Squash Mad

Lucas Serme sinks Marwan Elshorbagy at Canary Wharf

Lucas Serme volleys against Marwan ElShorbagy

World No.46 upsets the rankings
By JOEL DURSTON at Canary Wharf

 

World No. 46 Lucas Serme produced possibly the performance of his career to beat his friend and former training partner Marwan Elshorbagy 11-9, 11-9, 7-11, 11-7.

The two players, along with Marwan’s older brother Mohamed, trained together at Bristol UWE university, adding intrigue and no doubt some friendly rivalry to the encounter.

The victory is even more impressive considering the fine form Elshorbagy is in at the moment, having beaten his brother, the World No. 1, and Ali Farag on his way to the Windy City Open final recently. However, this is something Serme had in his mind to work to his advantage.

Serme said: “He was probably a bit flat. It’s hard to back up a good tournament like that. He beat his brother for the first time which was a big deal for him, emotionally as well.

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“So you could feel that today. He wasn’t as mentally sharp as he usually is, so I just had to jump on it from the very first point and get as many points as possible before he gets into the game. I guess I was a bit more hungry today.”

Asked if it marks his biggest win to date, Serme said: “People have to judge – I have no idea. I don’t know what happened just now!”

The game was played at a breakneck pace, punctuated by clever frontcourt play from both players, especially Serme, who showed off some delicate touch and superb delay and disguise.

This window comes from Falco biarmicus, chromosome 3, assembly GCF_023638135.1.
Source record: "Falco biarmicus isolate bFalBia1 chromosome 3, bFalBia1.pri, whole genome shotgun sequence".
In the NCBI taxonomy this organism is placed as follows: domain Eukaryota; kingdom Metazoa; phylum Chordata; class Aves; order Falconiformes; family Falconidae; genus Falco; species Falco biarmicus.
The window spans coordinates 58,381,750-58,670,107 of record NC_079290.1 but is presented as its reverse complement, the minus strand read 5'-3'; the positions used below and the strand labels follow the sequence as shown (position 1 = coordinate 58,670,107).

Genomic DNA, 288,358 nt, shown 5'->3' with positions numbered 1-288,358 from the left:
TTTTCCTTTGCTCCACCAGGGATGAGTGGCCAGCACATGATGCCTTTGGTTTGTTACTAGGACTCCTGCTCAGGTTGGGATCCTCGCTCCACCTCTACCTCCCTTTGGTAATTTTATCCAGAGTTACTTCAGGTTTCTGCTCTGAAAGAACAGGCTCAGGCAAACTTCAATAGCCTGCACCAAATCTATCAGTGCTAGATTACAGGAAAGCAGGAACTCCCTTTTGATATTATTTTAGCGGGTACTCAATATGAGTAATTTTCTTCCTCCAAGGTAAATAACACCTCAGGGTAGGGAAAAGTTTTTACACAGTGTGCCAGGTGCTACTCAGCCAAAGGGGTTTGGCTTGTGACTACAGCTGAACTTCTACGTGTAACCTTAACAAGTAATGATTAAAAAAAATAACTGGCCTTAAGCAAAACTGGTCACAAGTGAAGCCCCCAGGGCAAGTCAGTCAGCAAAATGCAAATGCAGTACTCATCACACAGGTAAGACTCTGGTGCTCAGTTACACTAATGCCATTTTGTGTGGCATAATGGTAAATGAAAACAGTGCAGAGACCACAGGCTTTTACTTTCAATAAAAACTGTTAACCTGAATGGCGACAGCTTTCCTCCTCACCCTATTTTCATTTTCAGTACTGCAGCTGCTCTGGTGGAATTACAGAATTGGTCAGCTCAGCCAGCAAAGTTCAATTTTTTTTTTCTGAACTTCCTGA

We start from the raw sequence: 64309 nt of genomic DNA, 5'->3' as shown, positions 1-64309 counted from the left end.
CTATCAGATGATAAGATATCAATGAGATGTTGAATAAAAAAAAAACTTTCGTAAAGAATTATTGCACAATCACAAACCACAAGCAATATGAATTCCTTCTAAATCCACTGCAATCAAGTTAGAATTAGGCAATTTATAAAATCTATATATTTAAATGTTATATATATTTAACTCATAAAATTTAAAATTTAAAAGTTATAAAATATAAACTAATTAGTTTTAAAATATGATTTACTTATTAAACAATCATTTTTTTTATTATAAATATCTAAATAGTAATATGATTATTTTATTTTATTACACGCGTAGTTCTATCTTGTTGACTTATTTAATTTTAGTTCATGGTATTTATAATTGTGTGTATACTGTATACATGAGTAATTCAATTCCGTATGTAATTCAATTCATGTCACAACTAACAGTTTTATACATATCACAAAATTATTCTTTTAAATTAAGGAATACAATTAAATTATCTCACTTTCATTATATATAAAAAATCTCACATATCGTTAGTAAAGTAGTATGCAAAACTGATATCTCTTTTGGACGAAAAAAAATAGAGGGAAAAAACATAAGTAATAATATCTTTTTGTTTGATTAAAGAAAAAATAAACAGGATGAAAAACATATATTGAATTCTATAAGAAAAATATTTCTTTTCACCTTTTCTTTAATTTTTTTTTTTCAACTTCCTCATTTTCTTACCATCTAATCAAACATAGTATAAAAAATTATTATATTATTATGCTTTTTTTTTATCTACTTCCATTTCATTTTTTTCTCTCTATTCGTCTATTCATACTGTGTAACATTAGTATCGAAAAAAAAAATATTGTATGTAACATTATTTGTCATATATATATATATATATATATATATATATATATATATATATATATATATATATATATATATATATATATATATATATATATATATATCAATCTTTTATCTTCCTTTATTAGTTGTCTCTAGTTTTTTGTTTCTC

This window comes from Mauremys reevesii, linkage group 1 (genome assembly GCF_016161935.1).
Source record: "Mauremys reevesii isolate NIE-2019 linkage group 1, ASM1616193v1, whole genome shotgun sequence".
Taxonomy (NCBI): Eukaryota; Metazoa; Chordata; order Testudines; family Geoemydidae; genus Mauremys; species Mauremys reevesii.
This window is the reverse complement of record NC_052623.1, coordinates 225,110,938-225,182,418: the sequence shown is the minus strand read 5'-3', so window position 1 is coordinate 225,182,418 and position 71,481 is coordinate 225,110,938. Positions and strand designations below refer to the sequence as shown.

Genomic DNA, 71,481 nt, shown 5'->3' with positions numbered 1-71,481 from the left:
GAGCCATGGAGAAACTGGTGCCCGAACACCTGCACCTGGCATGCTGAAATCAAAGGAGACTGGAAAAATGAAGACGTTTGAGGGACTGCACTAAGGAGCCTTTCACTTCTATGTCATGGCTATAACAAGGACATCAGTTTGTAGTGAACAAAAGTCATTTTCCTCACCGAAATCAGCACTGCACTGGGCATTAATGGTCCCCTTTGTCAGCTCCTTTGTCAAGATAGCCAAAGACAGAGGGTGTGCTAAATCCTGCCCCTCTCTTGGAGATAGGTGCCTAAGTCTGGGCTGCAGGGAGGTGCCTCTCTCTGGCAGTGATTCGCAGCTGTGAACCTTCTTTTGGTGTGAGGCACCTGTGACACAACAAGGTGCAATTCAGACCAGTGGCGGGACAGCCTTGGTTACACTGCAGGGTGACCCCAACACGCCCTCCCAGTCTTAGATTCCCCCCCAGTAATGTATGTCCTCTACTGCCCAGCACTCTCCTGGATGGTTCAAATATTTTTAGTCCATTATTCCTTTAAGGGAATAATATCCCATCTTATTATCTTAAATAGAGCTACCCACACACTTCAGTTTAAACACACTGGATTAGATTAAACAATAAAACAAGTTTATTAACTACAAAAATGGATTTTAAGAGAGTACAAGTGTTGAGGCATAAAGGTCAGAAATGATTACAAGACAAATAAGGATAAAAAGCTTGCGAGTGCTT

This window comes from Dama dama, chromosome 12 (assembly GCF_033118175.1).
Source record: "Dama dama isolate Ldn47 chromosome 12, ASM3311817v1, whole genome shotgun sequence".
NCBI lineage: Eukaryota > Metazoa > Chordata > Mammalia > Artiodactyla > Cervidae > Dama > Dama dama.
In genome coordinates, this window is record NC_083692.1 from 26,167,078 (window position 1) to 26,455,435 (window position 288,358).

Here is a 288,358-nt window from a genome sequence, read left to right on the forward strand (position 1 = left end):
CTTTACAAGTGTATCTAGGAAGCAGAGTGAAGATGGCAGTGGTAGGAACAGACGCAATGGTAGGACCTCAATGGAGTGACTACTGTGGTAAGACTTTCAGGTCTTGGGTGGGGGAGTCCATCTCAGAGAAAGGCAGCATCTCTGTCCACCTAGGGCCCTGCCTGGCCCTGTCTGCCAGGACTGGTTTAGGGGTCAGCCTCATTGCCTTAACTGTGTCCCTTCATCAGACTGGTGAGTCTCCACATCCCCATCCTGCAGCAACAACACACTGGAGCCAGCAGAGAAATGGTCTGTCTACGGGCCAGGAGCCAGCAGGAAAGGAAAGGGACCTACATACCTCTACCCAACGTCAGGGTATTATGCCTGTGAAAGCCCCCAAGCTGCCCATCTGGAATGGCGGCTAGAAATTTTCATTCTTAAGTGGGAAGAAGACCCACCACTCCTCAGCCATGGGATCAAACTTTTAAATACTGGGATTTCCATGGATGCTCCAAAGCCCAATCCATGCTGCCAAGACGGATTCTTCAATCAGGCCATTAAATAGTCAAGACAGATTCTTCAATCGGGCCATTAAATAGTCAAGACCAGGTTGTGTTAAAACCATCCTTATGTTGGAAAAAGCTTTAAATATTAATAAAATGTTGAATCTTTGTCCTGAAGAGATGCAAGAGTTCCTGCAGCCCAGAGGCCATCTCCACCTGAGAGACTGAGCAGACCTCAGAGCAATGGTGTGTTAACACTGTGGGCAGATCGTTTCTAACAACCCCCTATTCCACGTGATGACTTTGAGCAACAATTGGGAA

However, it must be said he was helped by two big backcourt nicks in the first game, the second of which coming after a great rally at the pivotal stage of 9-9 – causing Elshorbagy to throw his racket on the floor, cursing his luck.

The Egyptian fought back strongly to take the third 11-7, but Serme kept his head for a magnifique victory, 11-7 in the fourth.

Serme now faces Borja Golan, who progressed with relative ease against qualifier Declan James, but had to stave off a strong fightback in the third from the English qualifier before prevailing 11-1, 11-4, 12-10.

The Spaniard, fresh from his scalping of World Champion Karim Abdel Gawad in the Windy City Open, hit the ground running, executing superb line and length which put James on the back foot and forced him into low percentage shots, many of which dropped into the tin.

As Golan raced to a 7-0 lead in the second, it looked like it could be a bit of an embarrassment, with the crowd suitably flat as they watched ‘El Toro’ rampaging to victory, now finishing the points with even with more precision and venom.

However, from here James put a bit of respectability back on the scoreboard – and gave some life to the crowd, which had become slightly flat amid what was frankly beginning to appear a bit of a non-event.

And this was a good sign for the third game, which James made a far better fight of.

He upped the pace and became more aggressive, which saw him inch ahead on the scoreboard throughout the game.

The only time he got ahead in the game, Golan earned himself a matchball, at 10-9, but James saved it masterfully – and very boldly – with a backhand volley kill right into the nick straight off serve, then proceeded to pump up the crowd.

At 10-10, Golan was given a no let but cleverly used a review to have it overturned to a let, then James was given a no let and reviewed but was unsuccessful with his appeal.